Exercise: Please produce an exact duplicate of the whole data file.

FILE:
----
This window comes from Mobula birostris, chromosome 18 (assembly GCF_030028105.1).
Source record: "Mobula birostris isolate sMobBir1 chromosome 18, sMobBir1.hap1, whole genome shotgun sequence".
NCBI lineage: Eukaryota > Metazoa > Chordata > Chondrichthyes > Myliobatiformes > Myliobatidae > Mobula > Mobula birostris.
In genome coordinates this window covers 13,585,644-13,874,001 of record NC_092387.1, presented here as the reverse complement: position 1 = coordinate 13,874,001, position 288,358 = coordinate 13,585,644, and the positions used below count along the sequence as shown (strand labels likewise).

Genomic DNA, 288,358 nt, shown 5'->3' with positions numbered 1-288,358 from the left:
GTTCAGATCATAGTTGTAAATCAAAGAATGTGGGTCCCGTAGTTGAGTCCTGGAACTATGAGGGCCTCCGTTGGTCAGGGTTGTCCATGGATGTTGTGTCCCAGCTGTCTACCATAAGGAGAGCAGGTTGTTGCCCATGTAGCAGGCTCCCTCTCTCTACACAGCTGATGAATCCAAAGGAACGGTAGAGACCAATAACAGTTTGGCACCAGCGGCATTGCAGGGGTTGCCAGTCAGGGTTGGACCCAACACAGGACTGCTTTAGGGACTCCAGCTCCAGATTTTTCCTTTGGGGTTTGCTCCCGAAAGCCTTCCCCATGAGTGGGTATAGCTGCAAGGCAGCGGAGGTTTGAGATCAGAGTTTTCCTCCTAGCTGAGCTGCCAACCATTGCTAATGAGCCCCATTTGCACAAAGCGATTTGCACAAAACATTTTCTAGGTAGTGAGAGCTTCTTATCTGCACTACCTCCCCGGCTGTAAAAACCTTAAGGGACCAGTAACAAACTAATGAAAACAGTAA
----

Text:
This window comes from Mobula birostris, chromosome 18 (assembly GCF_030028105.1).
Source record: "Mobula birostris isolate sMobBir1 chromosome 18, sMobBir1.hap1, whole genome shotgun sequence".
NCBI lineage: Eukaryota > Metazoa > Chordata > Chondrichthyes > Myliobatiformes > Myliobatidae > Mobula > Mobula birostris.
In genome coordinates this window covers 13,585,644-13,874,001 of record NC_092387.1, presented here as the reverse complement: position 1 = coordinate 13,874,001, position 288,358 = coordinate 13,585,644, and the positions used below count along the sequence as shown (strand labels likewise).

Genomic DNA, 288,358 nt, shown 5'->3' with positions numbered 1-288,358 from the left:
GTTCAGATCATAGTTGTAAATCAAAGAATGTGGGTCCCGTAGTTGAGTCCTGGAACTATGAGGGCCTCCGTTGGTCAGGGTTGTCCATGGATGTTGTGTCCCAGCTGTCTACCATAAGGAGAGCAGGTTGTTGCCCATGTAGCAGGCTCCCTCTCTCTACACAGCTGATGAATCCAAAGGAACGGTAGAGACCAATAACAGTTTGGCACCAGCGGCATTGCAGGGGTTGCCAGTCAGGGTTGGACCCAACACAGGACTGCTTTAGGGACTCCAGCTCCAGATTTTTCCTTTGGGGTTTGCTCCCGAAAGCCTTCCCCATGAGTGGGTATAGCTGCAAGGCAGCGGAGGTTTGAGATCAGAGTTTTCCTCCTAGCTGAGCTGCCAACCATTGCTAATGAGCCCCATTTGCACAAAGCGATTTGCACAAAACATTTTCTAGGTAGTGAGAGCTTCTTATCTGCACTACCTCCCCGGCTGTAAAAACCTTAAGGGACCAGTAACAAACTAATGAAAACAGTAA